The young cast of Harry Potter say goodbye by summing up their experiences working on the films in one word. Oh how they’ve grown. Now they will be individually whisked away to other franchises based on lesser books/comic books that will probably never yield them the same satisfaction they got when they were six years olds pretending to cast spells with wooden sticks (Tom Felton already finds himself in the Planet of Apes reboot. My money is on him playing a disgruntled lab tech who often makes disparaging remarks to the apes for being different from him).
It’s kind of tragic in a way. At least the Lord of the Rings cast was old enough to have been around the block once or twice before they were cast back out into the cruel world where they had to pay rent doing Adam Sandler movies. The Harry Potter kids might be in for some hard times, but I hope they all land on their feet. For now, let’s collectively pray that Rupert Grint doesn’t end up in Transformers. Because I don’t want to hate him.
A recent post from Kate Evangelista’s Reads, Reviews, Recommends blog profiling Irish author Noel Farrell’s new book, Booker’s World, a story about a man dealing with a friend’s suicide during the Irish recession, reminded me of another bit of depressing Celtic literature, Leon Uris’ Trinity.
I was told at a very young age that I was named after the protagonist of Trinity, Conor Larkin. Admittedly, I have not gotten around to reading Trinity yet (So, I can’t actually say it is a depressing book, but the synopsis sure makes it seem that way. And I mean, the guy I was named after gets shot in the head, so that morbid detail doesn’t quite have me rushing to read it), but it’s on my list of books to read and hopefully I’ll get around to it this year.
Despite Conor Larkin’s tragic (and hopefully heroic) death in Trinity, I’ve always enjoyed my name. I like having something off the beaten path that reminds me of my Irish roots. I have to thank my parents for not naming me something like Drake Chesterfield or Chet Porterhouse (I apologize to all Chesterfields and Porterhouses, I’m sure they’re great names, just not for me).
What about you? Were you named after a literary character? If so, which one? Was there a literary character you wished you were named after? Do you plan on naming any of your kids after characters from books? If you plan on naming any kids/pets after characters from Twilight, how deep of a hole are you digging for them? When will the terrible, terrible repercussions for what you’ve done finally set in? When they reach middle school? High school? College?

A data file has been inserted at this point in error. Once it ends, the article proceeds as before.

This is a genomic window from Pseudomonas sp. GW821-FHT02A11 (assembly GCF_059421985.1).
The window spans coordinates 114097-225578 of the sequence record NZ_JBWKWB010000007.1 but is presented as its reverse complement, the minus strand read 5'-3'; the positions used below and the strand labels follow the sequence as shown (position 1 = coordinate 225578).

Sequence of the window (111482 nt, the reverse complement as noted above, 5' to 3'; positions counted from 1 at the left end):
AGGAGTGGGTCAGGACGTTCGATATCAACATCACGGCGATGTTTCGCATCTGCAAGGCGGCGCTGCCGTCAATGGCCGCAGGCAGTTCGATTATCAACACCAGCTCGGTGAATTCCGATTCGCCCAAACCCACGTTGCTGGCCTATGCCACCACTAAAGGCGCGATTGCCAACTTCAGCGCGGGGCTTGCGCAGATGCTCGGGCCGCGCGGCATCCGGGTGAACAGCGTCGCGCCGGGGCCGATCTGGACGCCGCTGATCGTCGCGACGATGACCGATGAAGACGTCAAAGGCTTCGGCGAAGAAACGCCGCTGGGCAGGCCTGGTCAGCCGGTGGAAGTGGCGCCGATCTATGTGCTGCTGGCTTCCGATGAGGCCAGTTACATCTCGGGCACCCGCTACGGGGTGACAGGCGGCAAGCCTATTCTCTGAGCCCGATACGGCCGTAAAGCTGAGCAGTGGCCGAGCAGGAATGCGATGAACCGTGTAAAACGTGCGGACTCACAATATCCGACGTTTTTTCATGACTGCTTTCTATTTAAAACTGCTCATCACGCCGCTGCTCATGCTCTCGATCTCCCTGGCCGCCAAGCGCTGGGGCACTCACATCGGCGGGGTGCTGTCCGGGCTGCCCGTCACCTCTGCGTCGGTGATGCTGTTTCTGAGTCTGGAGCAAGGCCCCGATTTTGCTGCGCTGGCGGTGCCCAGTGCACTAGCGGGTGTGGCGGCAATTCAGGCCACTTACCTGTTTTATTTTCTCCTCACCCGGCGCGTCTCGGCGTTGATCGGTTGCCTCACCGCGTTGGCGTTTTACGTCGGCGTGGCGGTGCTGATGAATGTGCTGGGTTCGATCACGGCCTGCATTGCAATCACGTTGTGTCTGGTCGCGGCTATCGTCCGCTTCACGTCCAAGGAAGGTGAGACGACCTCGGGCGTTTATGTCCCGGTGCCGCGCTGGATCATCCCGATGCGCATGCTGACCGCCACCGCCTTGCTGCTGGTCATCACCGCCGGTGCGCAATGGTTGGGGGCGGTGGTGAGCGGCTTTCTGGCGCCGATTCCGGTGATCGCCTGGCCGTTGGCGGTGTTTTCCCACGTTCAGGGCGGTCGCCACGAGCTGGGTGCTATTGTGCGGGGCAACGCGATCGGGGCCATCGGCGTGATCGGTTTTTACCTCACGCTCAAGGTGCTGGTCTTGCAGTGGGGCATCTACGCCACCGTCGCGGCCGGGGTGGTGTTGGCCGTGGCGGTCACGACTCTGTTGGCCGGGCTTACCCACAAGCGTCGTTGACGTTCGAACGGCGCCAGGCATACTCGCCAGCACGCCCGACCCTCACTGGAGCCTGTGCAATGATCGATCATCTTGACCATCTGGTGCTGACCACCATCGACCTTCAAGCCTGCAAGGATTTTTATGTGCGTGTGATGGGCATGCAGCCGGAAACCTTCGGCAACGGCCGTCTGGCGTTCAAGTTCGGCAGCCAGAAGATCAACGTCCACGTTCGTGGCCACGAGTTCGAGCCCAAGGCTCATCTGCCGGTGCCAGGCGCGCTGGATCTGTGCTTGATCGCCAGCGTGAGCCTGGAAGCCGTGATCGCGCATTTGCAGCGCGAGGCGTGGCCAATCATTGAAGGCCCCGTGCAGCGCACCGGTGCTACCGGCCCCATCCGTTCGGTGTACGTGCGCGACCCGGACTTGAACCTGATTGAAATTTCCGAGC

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It was recently noted by a user in the reddit community that Douglas Adam more or less predicted the Kindle many years before it hit the market. Here is the passage from Hitchhiker’s Guide to the Galaxy:
“He also had a device that looked rather like a largish electronic calculator. This had about a hundred tiny flat press buttons and a screen about four inches square on which any one of a million ‘pages’ could be summoned at a moment’s notice. It looked insanely complicated…”
I’m a big fan of Douglas Adams and although he’s often given credit for his humor, I don’t think people realize how smart his writing really was. His satire was more spot on than most people acknowledge. The best usually are though. (media bistro)
Even though this is a remake of the fairly solid original Swedish version, where the character of Lisbeth Salander was played by the very capable Noomi Rapace, I can’t deny that David Fincher’s US remake doesn’t look somewhat enticing. Calling on his music video background, he’s cut a trailer that undeniably gives you chills if you’re familiar with any of Stieg Larsson’s source material. Now, we just have to see if the movie can live up to the quality of the trailer when it is released this year on December 21 (a Christmas movie, really?).
Are you a fan of these books, or do you think they were overrated/overhyped? Will you go see the American remake? How well do you think it will be received by American audiences? And how much censoring do you think they’ll do for this version?
If you are a Chicagoan or live around the Greater Chicago area, you should take note of the Printers Row Lit Fest kicking off its annual event this weekend. This year’s fair will feature authors like Chuck Palahniuk and JA Konrath, and will gather over 160 exhibitors, booksellers, publishers and literary organizations. I myself may stop by to see some of the events. For more info visit the Chicago Tribune. So, hop to it and get out there to meet new people, be inspired and buy some new books. No excuses!